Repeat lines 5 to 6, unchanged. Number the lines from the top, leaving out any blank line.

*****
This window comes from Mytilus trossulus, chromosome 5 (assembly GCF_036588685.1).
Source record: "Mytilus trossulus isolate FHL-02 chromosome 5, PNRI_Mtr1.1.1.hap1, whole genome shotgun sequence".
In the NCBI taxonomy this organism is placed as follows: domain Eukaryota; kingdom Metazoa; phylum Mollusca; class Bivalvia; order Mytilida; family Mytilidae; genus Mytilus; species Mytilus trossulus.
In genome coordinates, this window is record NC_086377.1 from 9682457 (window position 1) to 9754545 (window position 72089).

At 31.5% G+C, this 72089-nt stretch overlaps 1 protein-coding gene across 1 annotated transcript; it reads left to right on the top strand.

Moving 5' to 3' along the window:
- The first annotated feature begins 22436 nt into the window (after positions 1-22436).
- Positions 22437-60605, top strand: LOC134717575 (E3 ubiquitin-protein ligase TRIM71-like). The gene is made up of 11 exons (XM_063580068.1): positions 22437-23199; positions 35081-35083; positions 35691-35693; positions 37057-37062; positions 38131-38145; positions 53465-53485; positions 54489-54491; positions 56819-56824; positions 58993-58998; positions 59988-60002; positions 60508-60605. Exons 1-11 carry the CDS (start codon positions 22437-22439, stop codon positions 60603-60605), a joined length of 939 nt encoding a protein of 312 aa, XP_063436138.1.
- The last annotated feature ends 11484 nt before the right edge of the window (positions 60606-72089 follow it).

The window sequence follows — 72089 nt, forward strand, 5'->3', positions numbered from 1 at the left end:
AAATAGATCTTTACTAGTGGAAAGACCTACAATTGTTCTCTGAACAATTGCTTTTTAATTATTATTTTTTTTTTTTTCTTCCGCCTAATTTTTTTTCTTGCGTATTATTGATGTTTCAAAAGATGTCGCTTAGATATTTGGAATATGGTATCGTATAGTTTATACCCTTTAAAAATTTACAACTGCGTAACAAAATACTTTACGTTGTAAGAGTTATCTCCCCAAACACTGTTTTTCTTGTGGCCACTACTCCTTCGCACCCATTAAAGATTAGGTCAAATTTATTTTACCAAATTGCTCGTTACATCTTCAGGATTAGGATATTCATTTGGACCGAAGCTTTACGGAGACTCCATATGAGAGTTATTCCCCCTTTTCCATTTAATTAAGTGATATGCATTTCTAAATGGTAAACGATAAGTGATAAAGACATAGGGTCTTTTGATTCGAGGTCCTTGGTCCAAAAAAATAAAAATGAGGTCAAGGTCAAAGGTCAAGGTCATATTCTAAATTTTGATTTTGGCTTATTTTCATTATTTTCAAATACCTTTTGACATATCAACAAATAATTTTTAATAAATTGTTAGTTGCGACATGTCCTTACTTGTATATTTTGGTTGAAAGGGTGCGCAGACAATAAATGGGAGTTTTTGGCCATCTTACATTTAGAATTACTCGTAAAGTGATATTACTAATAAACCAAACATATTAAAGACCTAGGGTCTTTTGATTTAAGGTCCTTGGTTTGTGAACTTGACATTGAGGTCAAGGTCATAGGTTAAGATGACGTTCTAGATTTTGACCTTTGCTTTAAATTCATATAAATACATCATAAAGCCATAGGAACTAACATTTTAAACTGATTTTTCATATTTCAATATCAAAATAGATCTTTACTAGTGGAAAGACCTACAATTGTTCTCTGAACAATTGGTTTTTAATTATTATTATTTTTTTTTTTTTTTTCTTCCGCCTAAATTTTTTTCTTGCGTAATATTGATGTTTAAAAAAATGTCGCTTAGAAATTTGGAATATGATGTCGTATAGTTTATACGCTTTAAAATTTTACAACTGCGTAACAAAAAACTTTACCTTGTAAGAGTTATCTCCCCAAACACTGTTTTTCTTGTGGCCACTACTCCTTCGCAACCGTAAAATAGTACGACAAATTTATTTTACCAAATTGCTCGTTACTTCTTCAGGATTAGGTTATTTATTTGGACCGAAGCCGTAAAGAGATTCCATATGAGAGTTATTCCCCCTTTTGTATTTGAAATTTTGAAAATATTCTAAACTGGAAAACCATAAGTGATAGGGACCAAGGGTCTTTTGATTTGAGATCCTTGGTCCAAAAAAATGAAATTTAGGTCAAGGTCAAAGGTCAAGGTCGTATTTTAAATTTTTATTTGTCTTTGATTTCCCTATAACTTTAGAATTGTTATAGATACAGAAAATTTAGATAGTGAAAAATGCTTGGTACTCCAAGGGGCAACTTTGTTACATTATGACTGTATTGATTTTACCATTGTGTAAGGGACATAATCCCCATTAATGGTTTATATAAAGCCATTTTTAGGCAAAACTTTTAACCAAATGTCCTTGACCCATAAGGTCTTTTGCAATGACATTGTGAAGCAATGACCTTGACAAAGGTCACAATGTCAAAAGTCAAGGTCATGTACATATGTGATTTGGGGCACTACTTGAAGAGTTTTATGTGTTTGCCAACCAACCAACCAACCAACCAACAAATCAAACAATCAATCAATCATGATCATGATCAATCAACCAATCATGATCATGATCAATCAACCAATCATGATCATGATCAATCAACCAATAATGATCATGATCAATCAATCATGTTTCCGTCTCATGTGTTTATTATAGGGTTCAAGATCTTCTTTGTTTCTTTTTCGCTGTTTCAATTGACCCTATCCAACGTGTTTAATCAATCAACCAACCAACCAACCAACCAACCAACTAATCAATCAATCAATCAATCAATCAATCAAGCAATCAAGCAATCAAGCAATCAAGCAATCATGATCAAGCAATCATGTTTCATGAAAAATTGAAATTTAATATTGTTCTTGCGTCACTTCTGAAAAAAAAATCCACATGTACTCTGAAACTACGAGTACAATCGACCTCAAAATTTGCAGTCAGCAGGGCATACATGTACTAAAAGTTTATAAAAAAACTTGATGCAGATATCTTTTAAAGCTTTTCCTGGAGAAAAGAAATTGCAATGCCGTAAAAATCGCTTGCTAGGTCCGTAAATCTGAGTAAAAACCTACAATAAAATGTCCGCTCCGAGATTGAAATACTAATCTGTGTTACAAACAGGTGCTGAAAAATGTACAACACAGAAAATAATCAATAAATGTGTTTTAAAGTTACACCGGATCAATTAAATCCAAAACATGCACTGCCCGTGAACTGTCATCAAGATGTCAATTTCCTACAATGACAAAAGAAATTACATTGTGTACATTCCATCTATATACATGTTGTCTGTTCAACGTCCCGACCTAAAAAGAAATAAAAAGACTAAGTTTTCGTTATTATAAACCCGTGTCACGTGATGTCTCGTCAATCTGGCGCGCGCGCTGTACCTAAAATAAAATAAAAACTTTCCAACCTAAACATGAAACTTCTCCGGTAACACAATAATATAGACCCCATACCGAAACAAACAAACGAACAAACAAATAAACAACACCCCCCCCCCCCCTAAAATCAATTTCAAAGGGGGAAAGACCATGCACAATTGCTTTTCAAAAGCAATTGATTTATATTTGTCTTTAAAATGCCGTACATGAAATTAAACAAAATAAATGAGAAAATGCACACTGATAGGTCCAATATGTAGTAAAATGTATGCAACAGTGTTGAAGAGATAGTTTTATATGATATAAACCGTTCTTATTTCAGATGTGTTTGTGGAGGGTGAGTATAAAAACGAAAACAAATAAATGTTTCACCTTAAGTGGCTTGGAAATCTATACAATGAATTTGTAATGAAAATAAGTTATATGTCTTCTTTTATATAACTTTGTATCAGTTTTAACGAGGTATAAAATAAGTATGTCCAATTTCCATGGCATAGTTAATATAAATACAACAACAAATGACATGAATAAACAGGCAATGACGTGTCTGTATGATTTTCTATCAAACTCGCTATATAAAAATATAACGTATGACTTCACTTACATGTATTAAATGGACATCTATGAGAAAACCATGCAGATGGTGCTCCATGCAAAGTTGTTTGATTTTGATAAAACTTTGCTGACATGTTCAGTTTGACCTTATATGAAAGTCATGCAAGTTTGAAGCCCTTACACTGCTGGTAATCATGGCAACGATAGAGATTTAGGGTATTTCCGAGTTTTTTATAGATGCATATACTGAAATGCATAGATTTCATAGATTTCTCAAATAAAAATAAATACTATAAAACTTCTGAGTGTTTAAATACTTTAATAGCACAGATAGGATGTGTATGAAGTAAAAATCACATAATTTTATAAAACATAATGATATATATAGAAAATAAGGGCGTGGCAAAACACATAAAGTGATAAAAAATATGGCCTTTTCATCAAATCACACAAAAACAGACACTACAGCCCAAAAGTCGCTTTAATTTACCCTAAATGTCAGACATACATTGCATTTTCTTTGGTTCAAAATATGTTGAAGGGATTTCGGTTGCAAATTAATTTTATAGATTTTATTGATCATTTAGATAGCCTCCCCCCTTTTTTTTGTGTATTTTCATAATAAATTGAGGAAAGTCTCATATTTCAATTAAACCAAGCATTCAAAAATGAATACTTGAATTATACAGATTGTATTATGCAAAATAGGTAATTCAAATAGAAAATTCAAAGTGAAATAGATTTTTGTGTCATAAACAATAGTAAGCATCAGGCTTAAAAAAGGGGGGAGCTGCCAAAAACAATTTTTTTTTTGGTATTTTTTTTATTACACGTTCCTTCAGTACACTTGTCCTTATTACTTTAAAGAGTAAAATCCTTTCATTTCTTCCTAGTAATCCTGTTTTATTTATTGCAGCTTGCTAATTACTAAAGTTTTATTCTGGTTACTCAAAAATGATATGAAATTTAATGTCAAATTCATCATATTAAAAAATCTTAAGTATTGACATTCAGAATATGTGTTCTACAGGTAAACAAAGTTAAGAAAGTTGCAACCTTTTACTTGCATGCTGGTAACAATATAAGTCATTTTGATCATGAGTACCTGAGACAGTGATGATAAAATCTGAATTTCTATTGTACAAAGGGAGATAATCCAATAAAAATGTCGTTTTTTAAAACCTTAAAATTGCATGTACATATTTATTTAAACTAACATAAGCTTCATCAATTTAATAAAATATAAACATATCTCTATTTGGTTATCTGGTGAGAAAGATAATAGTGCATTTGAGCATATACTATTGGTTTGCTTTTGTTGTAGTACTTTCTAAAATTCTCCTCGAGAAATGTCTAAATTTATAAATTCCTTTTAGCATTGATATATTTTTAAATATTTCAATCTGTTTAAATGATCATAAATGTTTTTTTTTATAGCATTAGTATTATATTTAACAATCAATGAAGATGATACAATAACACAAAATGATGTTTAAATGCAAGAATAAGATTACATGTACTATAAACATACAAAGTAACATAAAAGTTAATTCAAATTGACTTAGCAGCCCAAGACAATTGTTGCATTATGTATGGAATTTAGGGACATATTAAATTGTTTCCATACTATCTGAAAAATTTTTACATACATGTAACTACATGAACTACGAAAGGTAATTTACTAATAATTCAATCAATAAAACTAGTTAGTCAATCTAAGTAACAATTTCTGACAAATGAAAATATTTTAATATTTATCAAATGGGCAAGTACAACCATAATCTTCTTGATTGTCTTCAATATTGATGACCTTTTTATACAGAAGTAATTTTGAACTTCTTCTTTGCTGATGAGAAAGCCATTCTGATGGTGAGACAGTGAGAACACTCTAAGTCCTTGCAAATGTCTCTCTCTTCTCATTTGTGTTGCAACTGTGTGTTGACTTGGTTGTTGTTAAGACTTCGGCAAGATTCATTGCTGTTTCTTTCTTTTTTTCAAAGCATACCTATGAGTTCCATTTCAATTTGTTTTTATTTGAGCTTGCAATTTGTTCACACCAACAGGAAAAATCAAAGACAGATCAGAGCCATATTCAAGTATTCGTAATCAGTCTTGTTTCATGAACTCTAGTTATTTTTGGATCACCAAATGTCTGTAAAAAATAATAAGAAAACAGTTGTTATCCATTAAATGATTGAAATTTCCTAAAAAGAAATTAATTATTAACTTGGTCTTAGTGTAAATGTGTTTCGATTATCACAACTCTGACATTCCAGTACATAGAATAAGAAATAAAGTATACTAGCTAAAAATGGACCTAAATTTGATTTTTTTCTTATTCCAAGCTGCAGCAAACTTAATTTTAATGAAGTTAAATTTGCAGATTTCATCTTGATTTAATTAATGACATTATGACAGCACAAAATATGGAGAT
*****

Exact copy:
At 31.5% G+C, this 72089-nt stretch overlaps 1 protein-coding gene across 1 annotated transcript; it reads left to right on the top strand.

Moving 5' to 3' along the window: